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Original Research: LUNG CANCER |

Long-term Survival Following Pneumonectomy for Non-Small Cell Lung Cancer*: Clinical Implications for Follow-up Care

Dae Joon Kim, MD; Jin Gu Lee, MD; Chang Young Lee, MD; In-kyu Park, MD; Kyung Young Chung, MD
Author and Funding Information

*From the Department of Thoracic and Cardiovascular Surgery, Yonsei University College of Medicine, Seoul, Republic of Korea.

Correspondence to: Kyung Young Chung, MD, Department of Thoracic and Cardiovascular Surgery, Yonsei University College of Medicine, CPO Box 8044, Seoul, Republic of Korea, 120–752; e-mail: dr.kychung@gmail.com



Chest. 2007;132(1):178-184. doi:10.1378/chest.07-0554
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Background: The aim of this study was to determine the risk of overall death in long-term survivors (> 5 years) after pneumonectomy for non-small cell lung cancer (NSCLC), and to establish the optimal follow-up strategy for these patients.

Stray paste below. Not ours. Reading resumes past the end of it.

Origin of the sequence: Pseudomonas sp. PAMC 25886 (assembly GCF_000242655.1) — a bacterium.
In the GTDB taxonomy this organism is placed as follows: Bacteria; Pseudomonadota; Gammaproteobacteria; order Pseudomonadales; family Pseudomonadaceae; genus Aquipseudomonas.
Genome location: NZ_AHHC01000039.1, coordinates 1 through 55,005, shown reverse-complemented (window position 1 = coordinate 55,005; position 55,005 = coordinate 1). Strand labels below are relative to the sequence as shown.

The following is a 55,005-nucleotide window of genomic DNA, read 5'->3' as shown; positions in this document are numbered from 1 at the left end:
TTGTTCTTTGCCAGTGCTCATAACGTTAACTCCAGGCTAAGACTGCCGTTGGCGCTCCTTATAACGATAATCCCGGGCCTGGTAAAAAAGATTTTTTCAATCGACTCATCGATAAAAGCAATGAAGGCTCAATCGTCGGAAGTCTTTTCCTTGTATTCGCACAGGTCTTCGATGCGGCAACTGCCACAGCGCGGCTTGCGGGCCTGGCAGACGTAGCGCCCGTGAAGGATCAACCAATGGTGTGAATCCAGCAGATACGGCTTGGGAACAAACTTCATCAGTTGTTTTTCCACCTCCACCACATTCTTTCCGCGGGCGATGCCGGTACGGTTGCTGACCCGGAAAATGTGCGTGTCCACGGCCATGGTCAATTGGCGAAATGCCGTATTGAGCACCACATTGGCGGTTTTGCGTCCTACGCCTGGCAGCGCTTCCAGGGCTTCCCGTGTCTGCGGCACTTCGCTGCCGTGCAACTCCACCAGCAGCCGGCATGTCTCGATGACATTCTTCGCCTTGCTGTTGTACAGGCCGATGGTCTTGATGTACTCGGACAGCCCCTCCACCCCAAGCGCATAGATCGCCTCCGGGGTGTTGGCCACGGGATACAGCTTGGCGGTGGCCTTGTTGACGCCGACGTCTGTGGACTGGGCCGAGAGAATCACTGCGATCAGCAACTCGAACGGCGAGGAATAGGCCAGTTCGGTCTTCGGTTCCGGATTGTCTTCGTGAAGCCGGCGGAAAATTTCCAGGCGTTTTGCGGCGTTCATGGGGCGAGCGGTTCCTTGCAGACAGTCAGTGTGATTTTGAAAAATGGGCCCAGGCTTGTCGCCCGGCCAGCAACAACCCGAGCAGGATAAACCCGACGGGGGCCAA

Methods: We analyzed a single-center experience with 94 long-term survivors who underwent pneumonectomy (group A) for NSCLC between January 1992 and December 2000. Prospective tumor registry data were compared with data for 147 long-term survivors who underwent lobectomy (group B) during the same period.

Results: Clinical characteristics at the time of operation differed between the two groups with more squamous histology, larger tumor size, and more advanced stage in group A compared with group B. During follow-up, late lung cancer relapses were rare in both groups (2.1% vs 1.4%), and second primary malignancies were less frequent in group A (2.1% vs 9.5%, p = 0.032). The overall 10-year survival rate was lower in group A than in group B (67.3% vs 82.8%); however, there was no significant difference in lung cancer-specific survival (93.5% vs 95.1%). Intercurrent disease was the leading cause of death in group A (14 patients, 14.9%), most commonly respiratory failure resulting from community-acquired pneumonia.

Conclusion: Late cancer relapse or second primary malignancies were rare in long-term survivors after pneumonectomy, but the overall mortality remained high as a result of intercurrent diseases. Continued surveillance should focus on prevention, early detection and aggressive management of intercurrent disease during follow-up care of these patients.

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